"Aye." The wordwas asigh."His mother heldalargeroutat Beecham Castle before he was married. Lots of people were invited. It was a marvelous affair. Hunting during the days.

Dancing at night. Thelast night therewas amasked ball. I did not recognize him at first, but he did me.Hesaid it wasmy perfume that gave meaway." Her smile returned."Hesaid – "

"Meg, " Valoree interrupted impatiently. The other woman nodded.

"Aye, I am sorry. Toward midnight, we slipped out to the baileyfor somefresh air, butit was full of people, most of them quite drunk. One of thembumped into me and spilledsomething on my skirt. Itwasred wine, and mygownwas white.John was furious. Iwas afraid he would challengethehapless man to a duel, he was so angry. I dragged him away, pulling him intothe stable, begginghim to show me hishorse inthe hopesof calming him down."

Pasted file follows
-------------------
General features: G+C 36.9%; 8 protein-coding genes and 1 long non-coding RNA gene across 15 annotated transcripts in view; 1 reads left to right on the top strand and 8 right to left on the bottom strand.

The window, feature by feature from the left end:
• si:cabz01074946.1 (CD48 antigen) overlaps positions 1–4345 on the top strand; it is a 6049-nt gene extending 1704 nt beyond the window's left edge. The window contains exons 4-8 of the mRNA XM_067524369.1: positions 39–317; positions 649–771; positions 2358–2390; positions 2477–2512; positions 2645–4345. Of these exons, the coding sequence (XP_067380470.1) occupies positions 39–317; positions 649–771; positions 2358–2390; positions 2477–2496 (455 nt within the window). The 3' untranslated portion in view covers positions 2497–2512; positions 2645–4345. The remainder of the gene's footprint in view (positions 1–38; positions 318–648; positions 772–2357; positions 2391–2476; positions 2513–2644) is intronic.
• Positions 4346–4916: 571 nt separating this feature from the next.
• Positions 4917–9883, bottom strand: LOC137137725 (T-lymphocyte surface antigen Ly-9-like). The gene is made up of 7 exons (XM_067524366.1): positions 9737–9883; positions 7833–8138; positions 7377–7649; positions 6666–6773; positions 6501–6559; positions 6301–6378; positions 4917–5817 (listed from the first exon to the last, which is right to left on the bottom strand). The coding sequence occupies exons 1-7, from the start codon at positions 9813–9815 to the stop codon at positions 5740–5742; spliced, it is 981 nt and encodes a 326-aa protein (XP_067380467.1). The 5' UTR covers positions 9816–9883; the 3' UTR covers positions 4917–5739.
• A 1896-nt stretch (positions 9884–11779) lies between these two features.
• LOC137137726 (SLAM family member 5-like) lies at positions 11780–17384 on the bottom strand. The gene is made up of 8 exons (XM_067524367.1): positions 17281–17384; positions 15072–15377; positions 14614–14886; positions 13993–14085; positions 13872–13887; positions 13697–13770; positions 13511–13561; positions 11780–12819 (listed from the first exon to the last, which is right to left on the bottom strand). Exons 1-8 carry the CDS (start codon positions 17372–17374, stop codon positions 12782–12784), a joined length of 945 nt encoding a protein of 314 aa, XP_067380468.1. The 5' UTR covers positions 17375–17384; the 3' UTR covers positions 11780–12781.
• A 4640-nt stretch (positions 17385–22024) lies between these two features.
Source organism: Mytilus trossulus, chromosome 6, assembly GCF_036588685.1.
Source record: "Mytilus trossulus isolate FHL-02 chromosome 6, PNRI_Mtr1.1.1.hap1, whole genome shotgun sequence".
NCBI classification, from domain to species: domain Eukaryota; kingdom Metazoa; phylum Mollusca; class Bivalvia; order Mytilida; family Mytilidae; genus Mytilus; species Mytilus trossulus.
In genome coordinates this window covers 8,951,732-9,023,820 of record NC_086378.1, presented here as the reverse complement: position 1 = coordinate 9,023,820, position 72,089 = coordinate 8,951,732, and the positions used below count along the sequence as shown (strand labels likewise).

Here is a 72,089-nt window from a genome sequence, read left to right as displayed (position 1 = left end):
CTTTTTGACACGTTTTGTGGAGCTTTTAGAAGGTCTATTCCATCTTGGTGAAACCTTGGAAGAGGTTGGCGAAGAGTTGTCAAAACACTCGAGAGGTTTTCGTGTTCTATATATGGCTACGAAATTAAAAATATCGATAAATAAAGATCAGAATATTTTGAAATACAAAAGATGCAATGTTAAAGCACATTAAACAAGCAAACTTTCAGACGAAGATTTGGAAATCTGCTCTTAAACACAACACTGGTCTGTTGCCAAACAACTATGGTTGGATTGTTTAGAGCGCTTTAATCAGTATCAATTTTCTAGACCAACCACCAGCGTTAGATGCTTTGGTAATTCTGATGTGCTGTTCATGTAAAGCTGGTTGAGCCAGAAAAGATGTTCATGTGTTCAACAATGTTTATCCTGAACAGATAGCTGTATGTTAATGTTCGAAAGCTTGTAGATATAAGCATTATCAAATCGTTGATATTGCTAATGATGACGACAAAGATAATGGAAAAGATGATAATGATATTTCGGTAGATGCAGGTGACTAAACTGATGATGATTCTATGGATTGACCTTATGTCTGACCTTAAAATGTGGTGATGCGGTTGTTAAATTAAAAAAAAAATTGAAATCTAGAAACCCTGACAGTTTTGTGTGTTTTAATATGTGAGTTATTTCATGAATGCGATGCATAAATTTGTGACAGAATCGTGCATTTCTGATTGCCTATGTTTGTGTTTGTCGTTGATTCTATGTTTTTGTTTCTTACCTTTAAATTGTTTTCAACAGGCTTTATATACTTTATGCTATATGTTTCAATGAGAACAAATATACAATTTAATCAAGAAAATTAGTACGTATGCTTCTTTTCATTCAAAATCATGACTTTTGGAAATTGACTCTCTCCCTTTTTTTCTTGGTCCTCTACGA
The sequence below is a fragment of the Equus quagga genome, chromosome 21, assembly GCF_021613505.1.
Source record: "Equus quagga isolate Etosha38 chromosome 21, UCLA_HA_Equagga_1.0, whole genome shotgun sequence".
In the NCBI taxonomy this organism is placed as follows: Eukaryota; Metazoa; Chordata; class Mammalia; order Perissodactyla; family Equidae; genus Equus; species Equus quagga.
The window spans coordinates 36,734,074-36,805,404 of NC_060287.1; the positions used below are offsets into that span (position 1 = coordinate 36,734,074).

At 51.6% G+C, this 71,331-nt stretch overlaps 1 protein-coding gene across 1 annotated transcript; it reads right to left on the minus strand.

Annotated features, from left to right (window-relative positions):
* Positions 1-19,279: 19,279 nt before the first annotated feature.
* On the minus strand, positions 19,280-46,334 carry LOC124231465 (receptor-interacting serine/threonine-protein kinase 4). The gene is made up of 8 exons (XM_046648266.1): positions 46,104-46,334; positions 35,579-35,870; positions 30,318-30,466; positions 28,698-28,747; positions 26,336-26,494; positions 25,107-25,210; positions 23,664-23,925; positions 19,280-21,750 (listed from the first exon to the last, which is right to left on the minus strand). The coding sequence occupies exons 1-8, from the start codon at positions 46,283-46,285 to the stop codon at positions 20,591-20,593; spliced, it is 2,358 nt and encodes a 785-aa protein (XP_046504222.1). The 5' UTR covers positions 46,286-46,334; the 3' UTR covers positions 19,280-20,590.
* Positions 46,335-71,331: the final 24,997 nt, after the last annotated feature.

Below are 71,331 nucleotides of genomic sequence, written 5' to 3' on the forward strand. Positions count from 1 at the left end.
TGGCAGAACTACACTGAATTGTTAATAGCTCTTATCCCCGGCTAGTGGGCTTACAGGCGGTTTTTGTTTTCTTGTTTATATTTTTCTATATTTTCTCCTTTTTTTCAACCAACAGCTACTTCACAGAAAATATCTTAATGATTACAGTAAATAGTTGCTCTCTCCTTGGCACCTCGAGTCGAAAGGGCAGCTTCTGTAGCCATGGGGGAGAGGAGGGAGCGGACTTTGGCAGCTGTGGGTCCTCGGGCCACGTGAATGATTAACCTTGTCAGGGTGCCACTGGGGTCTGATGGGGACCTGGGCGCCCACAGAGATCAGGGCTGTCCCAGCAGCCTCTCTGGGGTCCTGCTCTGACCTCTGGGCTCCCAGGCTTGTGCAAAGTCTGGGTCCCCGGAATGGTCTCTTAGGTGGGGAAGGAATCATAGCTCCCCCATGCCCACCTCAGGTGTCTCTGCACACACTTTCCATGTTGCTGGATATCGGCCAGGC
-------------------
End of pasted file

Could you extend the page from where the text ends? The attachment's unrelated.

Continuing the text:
"And you made love in the hay, " Valoree rushed the story along again. "Thenwhat happened? Did henot ask you to marry him? "

"Hedidnot get the chance, " Megsaid with asigh. "Afterward, heled me back to the manor, saying we had to gosee my parents, that there was somethinghewishedtoask them.Butmysister came across us as we entered. Aghastat the stainon mygown, she rushed me off to help me tend toit. It Was beyondrepair. I hadto change. I told Blanche what had happened, and that I thought the question he meant to ask was for my hand in marriage. Shetook my gown andsuggested she go tell him to come fetchme in twenty minutes, thenleftme tochange. I did, then fell asleep waiting.He never came." Her bewilderment as she said those last words wasobvious.

Valoree frowned slightly."What happenedthenextday? "

"Hegave me the cut direct, " she admitted. "I stayed awayfrom the balls andpartiesafter that.It hurt too much to seehim. But three months later, I realizedI was with child."